Finnish families get to grips with trash

Finland, a leader in bottle and paper recycling, sets bold goals to cut the amount of household waste sent to landfills.

Finland, long a leader in recycling bottles and paper, now ambitiously aims to minimise the quantities of household waste sent to landfill sites.

For Finnish households, sorting, returning and recycling waste has long been a matter of everyday routine. “Finns are very aware and concerned about environmental problems,” says Sirje Stén, a waste specialist from the Ministry of the Environment. “Separating and recycling waste material is an easy practical way you can do something yourself to benefit the environment.”

A person putting a plastic bottle into a bottle recycling machine.

Beverage container recycling programmes work well because of a monetary deposit system. Recovery rates are near 100 percent. Photo: Emilia Kangasluoma

Finnish recycling figures are particularly praiseworthy when it comes to returnable bottles and cans within the nationwide deposit scheme. The return rate for refillable glass bottles is almost 100 percent. For recyclable aluminium beverage cans and plastic bottles, recovery rates are 96 percent and 94 percent. Finland also leads the way on paper recycling with a recycling rate of 93 percent in 2011, which is very high by European standards. This is largely because Finland has a well-established paper industry able to use the recovered paper. Used paper has been collected in Finland for almost a century, while in many other countries this is still a new green idea.

Handy collection points

A man putting a bunch of newspapers into a paper recycling container.

Paper recycling has a long history in Finland, where the large paper industry is able to re-use the material. Photo: Emilia Kangasluoma

“Our infrastructure for recycling household wastes is generally good, especially in towns and cities,” explains Stén. Apartment blocks and housing cooperatives have their own handy shared collection points for paper, organic waste and, increasingly, cardboard and cartons, making recycling easy. Supermarkets and shopping centres also have collection points for metals and glass. Used batteries and lamps can be returned to shops that sell those products, and the same will soon be true for all used electronic devices. Finnish homes generate about 340 kilos of household waste per person per year. About a third of this is compostable organic waste; nearly one-fifth is paper; plastics make up another fifth, and the rest mainly consists of textiles and packaging materials including glass, cartons and metals. Finland’s National Waste Plan aims to ensure that more than half of the material content of household waste is recycled by 2016. “Our target is achievable, though challenging,” says Stén. “In 2011 the figure was about 35 percent, but we want Finnish households to sort their waste even more effectively.” This recovered material content includes glass, paper, cardboard, cartons and metals, as well as organic waste, which is centrally composted for use in public parks and green spaces.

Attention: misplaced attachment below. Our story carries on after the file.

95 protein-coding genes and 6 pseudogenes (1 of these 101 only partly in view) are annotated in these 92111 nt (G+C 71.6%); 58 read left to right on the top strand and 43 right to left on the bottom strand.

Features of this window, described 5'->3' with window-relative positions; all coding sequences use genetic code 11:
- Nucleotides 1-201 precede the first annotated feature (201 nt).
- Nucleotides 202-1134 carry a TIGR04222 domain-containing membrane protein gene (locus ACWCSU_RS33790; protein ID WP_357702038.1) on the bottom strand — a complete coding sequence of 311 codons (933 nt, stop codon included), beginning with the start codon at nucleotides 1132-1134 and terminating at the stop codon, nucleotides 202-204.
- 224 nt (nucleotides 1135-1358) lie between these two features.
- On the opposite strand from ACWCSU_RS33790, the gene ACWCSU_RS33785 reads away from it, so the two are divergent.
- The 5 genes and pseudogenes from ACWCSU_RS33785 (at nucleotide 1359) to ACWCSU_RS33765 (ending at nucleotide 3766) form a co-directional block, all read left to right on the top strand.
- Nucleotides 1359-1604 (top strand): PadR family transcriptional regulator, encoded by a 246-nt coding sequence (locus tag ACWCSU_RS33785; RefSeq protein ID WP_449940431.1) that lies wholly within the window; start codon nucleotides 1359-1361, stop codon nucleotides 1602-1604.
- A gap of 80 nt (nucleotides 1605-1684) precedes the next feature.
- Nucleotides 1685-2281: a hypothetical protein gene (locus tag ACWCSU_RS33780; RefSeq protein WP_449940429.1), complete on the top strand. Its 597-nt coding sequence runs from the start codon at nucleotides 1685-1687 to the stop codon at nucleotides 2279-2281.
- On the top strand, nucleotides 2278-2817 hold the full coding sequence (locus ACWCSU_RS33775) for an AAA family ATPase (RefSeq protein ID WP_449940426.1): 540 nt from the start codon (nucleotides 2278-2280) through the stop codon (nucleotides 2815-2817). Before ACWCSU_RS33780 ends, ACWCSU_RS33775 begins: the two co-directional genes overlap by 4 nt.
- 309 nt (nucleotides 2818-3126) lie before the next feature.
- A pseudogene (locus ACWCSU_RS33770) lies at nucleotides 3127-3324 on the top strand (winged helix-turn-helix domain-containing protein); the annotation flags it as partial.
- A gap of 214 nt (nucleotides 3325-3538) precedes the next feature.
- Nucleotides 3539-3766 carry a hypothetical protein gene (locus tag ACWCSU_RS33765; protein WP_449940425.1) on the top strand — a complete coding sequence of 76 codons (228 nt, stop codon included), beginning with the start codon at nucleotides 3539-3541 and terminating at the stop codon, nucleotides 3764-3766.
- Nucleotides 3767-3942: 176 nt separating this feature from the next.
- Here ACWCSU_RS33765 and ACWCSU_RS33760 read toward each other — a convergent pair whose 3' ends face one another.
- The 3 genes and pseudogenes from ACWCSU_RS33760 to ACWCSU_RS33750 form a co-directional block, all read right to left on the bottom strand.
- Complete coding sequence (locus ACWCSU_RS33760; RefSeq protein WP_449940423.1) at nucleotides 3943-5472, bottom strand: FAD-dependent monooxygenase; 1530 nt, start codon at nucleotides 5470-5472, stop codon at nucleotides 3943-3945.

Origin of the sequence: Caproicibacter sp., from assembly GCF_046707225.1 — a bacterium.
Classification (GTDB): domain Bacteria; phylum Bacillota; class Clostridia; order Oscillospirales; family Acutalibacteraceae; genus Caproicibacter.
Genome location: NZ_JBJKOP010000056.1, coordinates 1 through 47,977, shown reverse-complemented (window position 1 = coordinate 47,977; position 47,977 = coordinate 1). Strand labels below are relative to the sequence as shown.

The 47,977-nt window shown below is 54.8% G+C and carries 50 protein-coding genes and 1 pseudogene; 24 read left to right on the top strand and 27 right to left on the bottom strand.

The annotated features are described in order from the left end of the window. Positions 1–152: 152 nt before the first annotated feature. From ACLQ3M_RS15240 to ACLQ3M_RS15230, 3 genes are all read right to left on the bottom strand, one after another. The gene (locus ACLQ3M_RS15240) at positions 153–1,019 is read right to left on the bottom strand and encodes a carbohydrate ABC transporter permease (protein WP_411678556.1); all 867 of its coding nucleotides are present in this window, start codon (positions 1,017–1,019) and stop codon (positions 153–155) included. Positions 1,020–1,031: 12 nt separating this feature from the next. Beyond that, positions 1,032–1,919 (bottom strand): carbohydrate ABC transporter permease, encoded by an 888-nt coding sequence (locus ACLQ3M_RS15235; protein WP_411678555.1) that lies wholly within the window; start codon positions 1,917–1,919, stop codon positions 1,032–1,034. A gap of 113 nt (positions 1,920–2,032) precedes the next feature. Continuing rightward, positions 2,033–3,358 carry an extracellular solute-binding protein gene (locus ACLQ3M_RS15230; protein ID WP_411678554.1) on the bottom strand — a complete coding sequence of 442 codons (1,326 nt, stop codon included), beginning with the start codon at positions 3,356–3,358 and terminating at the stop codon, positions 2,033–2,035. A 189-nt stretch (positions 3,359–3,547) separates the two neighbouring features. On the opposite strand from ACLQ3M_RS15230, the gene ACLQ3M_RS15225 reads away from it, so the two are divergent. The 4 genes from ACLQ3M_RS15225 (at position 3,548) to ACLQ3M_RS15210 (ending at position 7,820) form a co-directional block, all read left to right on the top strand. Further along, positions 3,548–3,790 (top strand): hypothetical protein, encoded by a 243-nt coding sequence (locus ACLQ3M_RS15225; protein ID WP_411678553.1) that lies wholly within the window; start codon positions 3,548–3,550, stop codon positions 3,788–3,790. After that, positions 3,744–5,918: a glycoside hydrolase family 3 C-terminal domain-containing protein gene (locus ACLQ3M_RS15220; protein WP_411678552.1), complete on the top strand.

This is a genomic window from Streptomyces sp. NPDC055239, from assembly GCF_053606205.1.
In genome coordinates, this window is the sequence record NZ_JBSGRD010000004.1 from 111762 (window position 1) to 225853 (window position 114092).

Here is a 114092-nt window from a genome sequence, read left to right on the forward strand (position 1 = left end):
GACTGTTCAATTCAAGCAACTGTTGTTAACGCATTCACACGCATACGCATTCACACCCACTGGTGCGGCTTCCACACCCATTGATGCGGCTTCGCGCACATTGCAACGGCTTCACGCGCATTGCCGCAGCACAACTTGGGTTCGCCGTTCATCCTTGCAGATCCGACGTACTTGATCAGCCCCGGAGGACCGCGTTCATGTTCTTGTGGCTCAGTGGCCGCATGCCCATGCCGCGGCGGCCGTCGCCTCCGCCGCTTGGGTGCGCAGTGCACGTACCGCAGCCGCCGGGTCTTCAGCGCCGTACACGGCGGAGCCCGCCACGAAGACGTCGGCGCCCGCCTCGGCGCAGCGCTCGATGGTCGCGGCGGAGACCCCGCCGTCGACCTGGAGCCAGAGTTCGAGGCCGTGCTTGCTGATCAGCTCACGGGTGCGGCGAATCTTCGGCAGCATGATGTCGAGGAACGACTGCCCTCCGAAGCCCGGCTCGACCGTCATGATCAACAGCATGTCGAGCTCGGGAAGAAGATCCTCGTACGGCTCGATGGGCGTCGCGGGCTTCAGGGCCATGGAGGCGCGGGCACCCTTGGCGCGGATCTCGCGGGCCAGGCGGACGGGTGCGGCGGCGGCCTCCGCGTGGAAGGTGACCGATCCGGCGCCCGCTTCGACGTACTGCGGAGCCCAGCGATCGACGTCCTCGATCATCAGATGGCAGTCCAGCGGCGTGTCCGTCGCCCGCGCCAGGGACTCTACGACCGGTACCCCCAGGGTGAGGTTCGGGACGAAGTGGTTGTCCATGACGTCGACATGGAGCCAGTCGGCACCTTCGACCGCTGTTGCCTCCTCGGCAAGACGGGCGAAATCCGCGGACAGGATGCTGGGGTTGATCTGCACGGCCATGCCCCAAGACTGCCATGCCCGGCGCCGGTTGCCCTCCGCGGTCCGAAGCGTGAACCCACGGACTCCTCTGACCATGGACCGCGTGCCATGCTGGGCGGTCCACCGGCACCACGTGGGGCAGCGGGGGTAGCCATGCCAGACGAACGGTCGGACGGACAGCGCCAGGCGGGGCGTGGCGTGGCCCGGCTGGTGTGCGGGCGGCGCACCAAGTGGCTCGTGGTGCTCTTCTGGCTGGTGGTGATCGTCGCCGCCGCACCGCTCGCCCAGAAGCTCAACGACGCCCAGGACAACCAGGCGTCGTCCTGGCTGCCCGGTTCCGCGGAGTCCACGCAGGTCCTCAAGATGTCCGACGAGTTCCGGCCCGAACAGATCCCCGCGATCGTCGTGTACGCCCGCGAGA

Drastic solutions for plastic

A construction site of a power plant.

Shown here during construction and commencing operations in 2014, this incineration and power plant in Vantaa, north of Helsinki, can recover energy as waste is destroyed. Photo: Martti Kainulainen/Lehtikuva

Like many other countries, Finland is struggling to find ways to recycle problematic plastic wastes. Finnish shoppers have long had to pay for their plastic carrier bags, which are widely reused. “But the problem is there are so many other kinds of plastic packaging with different recycling properties,” says Stén. “We can’t expect householders to become plastic sorting experts, but there is scope for improving the recovery of reusable hard plastics.” The national plan envisages that after recovering all usable materials, the maximum possible amount of the remaining waste will be used to generate energy. This includes most plastics. “By 2016 we should have seven energy recovery plants around Finland where waste will be incinerated,” says Stén. “Here in Finland, by using combined heat and power technologies, we can maximise the amounts of energy obtained from waste for district heating systems as well as electricity. “Our municipal waste management companies reckon that with the help of these energy recovery plants by 2016 we could reduce the proportion of household waste ending up in landfill sites to perhaps as little as 5 percent, which would represent great progress.”

By Fran Weaver, November 2013